These “little” guys are growing several pounds per day. By fall they will larger than a large whitetail deer. Not bad considering they are on mother’s milk for a few months yet. In a few years they may well be supporting a rack that spans up to 5 or 6 feet across....read more.
Metionga Lake has caribou too. Bob Donnelly took this picture last week on Metionga of a bull caribou leaving the water after swimming across from an island.
Their antlers grow quickly considering this growth has happened this summer only. Like moose caribou drop their antlers each year. Unlike other ungulates, the cow caribou also grow antlers.
Our ...read more.
Moose drop their antlers (they don’t have horns) each year and grow new ones. While the new antlers are growing they are covered with a velvet like skin and can bleed if damaged. Once they are fully grown, the velvet is scraped off and the antlers are the consistency of bone.
There are so many different varieties of wildlife waiting to be photographed at our outposts. Be sure to bring your camera and don’t hesitate to capture some wildlife other than your cabin buddies in various states of undress.
Fish pictures are great too, but don’t limit your observations or creativity....read more.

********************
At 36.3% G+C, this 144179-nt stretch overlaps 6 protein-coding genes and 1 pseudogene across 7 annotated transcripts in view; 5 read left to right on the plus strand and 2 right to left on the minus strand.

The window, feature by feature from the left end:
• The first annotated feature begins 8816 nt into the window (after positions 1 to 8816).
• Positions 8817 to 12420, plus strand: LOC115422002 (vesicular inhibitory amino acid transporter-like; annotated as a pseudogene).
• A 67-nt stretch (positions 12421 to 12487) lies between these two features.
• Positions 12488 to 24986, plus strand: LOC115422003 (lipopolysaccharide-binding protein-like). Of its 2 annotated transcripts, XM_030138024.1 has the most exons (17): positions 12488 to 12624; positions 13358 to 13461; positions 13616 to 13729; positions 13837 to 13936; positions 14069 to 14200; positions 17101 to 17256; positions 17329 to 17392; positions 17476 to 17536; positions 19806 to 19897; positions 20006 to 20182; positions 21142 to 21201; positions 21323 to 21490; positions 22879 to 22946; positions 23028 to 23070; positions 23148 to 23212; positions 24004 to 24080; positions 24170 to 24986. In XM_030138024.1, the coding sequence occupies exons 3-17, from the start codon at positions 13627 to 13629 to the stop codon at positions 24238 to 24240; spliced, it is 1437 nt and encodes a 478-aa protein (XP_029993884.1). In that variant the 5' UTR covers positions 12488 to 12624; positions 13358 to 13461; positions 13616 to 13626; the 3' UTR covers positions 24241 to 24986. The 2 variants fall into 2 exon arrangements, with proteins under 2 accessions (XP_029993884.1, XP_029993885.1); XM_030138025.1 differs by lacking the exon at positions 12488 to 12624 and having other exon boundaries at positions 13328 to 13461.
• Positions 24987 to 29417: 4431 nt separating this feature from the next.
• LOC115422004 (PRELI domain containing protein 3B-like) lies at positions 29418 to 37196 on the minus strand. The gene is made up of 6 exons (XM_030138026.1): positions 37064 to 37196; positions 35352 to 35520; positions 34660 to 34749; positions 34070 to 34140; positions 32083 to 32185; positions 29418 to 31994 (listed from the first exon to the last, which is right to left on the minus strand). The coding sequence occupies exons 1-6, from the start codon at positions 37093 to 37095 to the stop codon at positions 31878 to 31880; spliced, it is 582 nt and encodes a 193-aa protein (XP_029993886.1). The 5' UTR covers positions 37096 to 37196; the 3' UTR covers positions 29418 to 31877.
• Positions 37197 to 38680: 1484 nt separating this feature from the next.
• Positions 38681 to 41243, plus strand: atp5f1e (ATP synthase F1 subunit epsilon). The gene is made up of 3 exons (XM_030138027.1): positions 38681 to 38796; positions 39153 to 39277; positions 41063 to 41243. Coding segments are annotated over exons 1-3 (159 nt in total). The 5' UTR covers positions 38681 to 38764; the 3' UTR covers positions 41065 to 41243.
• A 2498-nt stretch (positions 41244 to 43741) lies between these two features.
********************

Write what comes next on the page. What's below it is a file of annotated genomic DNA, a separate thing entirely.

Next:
The woodland caribou is a majestic animal whose southern most range includes Seseganaga Lake. Many of our guests enjoy seeing these rare animals. Sometimes they will stick around for a photo op.
My dad took this picture of a young bull caribou in the yard of our Seseganaga West Bay cabin last week....read more.
Don from Iowa was at Seseganaga lake last week with a few buddies.
Fishing of course is a main event at an outpost camp, but a sampling of Don’s photos from the week show many reasons to make an Ignace Outpost vacation.
Keep in mind these are not zoo animals but part of North America’s southern most ...read more.
Wildlife viewing is one of those added features of an Ignace Outpost vacation. Our guests regularly see moose, bear, eagles, otters, beaver (not the airplanes), deer, caribou, loons… the list goes on.
If there is decaying animal matter around, turkey vultures are often seen. Last week on the river south of Irene Lake our guests found a moose carcass, ...read more.
A moose hunter guest in Thunder Bay sent me this photo. It was taken along the CP rail line in the area last fall. The rails are 56 1/2 inches apart so this moose has a rack that would make any hunter proud.
We’ve seen moose this large at many of our outpost lakes too. During the ...read more.